It is beyond dispute that the academy system effectively moulds young players, those that ‘make it’ at least, into good professional rugby players. From the intensity, fitness and physicality of these players, to their ability to respond to demands of pressure and nutrition, the structure exposes players to the tests they are likely to experience as professionals.
The U-18s Premiership and the Wellington tournament, the flagship events in the Academy season, are played at an excellent standard, offering experience to young players that goes on to become invaluable later in their career.
However, for those who do not make it, who perhaps make a few development squads before being dropped, the picture is a lot less healthy. Rugby is suffering from high teenage dropout rates, and it is possible that the academy system, in the way it is currently constituted, is a contributing factor.
Players are now committed to clubs from 15, exactly the age when dropout rates increase radically. This is too young, and whilst scrapping England u-16s was a positive step, more needs to be done.
From an increasingly young age players are training multiple times a week for clubs, schools and academies; is this a culture conducive to fostering a long term love of rugby? How many coaches have seen players aged 16 to 18 reject the transition to senior rugby simply because they have had enough?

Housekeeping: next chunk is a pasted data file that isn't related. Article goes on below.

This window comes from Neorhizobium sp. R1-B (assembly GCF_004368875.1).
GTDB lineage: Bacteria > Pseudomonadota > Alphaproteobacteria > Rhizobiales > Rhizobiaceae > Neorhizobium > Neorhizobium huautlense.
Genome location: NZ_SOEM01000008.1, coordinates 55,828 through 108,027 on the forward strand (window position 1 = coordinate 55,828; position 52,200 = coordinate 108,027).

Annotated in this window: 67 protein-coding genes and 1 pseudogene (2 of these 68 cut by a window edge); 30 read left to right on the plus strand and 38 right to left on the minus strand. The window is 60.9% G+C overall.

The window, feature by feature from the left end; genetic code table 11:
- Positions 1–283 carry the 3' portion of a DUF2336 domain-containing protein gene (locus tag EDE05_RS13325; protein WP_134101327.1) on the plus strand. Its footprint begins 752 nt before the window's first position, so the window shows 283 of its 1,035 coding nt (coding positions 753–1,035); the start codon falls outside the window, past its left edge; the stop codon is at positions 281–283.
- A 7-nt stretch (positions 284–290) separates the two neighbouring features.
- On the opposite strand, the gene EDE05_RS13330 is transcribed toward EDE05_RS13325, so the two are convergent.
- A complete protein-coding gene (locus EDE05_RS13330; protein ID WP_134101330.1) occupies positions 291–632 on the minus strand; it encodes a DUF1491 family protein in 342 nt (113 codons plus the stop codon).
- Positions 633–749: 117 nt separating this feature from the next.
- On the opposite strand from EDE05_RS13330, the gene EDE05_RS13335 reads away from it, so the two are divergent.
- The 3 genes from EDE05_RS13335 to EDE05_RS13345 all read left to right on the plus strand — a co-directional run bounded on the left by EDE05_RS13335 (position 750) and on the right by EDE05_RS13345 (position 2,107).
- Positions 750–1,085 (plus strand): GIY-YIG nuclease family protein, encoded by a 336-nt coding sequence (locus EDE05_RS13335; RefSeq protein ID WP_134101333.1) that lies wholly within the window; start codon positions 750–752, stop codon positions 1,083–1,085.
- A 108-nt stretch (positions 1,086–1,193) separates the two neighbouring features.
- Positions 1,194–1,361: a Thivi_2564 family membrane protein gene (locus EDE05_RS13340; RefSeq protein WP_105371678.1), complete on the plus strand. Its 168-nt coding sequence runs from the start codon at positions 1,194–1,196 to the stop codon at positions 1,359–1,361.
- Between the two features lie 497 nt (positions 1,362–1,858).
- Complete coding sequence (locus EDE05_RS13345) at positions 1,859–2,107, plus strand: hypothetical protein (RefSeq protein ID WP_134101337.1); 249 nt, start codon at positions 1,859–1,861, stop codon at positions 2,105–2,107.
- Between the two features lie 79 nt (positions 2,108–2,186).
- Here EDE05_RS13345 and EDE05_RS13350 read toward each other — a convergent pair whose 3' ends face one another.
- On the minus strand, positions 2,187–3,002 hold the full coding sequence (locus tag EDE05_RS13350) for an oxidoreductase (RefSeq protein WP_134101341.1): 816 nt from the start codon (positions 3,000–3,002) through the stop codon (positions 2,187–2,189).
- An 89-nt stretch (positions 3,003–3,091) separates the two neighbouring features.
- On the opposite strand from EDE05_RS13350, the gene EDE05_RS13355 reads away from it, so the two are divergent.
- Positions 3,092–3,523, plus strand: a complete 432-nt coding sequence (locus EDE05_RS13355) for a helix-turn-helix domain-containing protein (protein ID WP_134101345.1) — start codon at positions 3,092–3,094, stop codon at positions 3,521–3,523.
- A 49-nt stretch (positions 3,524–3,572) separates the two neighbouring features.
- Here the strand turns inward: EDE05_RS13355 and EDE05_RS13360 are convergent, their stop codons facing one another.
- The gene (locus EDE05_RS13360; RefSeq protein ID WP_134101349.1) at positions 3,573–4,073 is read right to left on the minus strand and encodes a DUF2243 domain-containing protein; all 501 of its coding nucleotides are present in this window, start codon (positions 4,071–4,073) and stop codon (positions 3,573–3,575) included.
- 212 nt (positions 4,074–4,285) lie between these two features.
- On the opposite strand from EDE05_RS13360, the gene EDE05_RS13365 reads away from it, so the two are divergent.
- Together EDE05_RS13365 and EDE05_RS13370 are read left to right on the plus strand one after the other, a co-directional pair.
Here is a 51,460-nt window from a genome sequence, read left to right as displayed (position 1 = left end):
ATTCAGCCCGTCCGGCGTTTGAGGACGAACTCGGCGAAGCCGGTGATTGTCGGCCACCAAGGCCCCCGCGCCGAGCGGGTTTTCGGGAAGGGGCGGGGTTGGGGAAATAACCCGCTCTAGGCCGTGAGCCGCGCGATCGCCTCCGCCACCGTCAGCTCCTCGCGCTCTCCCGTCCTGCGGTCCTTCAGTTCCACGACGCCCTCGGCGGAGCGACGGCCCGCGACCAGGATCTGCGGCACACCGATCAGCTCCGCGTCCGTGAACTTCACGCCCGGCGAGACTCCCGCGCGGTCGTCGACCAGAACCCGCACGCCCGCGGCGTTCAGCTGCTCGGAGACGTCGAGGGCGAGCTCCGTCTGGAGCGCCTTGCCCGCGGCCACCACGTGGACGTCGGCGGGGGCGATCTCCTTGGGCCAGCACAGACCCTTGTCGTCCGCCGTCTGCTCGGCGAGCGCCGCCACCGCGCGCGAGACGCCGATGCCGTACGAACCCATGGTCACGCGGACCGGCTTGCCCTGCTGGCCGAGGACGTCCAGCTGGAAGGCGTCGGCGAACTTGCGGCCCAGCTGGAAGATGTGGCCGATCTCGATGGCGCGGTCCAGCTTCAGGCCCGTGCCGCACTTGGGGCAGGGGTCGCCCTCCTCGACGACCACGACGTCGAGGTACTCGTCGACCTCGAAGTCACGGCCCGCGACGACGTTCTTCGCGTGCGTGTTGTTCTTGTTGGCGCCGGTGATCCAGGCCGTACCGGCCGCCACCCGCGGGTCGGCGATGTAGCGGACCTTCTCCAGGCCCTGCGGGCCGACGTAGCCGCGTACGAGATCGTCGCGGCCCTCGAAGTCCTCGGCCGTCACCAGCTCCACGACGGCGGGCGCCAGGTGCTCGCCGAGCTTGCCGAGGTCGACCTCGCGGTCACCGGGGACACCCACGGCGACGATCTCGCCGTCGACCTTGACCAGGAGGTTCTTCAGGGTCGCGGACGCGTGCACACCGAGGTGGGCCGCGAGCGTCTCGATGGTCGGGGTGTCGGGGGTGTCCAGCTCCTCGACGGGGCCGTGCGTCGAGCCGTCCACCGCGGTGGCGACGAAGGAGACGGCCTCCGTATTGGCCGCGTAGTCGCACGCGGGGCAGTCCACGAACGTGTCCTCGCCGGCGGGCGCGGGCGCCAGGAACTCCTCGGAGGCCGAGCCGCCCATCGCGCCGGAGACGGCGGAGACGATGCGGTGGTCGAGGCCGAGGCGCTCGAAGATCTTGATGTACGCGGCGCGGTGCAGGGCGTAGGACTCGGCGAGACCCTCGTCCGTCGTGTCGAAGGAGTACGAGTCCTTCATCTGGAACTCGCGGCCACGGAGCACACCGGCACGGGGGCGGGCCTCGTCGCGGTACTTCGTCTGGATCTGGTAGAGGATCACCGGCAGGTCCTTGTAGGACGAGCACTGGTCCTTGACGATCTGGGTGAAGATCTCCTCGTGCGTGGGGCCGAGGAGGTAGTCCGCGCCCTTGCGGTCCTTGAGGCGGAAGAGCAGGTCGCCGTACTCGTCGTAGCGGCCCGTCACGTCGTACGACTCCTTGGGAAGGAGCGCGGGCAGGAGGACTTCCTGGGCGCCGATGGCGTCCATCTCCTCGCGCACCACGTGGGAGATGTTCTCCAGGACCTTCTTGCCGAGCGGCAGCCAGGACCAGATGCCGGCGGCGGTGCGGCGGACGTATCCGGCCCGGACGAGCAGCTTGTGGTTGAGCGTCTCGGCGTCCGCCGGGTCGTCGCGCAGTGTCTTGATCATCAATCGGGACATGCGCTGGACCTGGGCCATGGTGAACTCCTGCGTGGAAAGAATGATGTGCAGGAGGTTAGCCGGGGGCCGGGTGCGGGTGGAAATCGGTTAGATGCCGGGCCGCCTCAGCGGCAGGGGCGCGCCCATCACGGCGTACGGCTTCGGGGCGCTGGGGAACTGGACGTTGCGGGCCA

Those who are exposed to the demands of academy rugby and go on to be dropped from the system risk falling out of love with the game.
Furthermore, the academy structure is part of a culture of winning, of professionalisation, of high demands, and it produces players well versed in that mindset. But that mindset can seem joyless, robotic and repetitive, and, in its wake, it leaves players scrambling to work hard to be picked.
Whether it be lifting weights from too early an age or playing three times a week, age group rugby is extremely demanding, and these demands can be off-putting. Put succinctly, players can become ‘rugby’d’ out.
Surely a healthier relationship between players and the sport at school age can be found. The transition from colts to senior rugby is absolutely essential to the sustained health of community rugby, and if players are quitting the sport at the age of 16 – 18, clubs will suffer, not only in terms of numbers, but also in culture and atmosphere.
Fundamentally, having good senior players who have moved up from age group rugby is the ideal scenario. These players strongly identify with the club, and are proud to play for the jersey, but they are increasingly rare.
On balance, in a relatively short period of time, academies have got more right than wrong. Rugby, however, must be introspective if it wants to arrest its falling participation figures, and academies must commit to tempering some of their demands on young players.
Written by Joe Ronan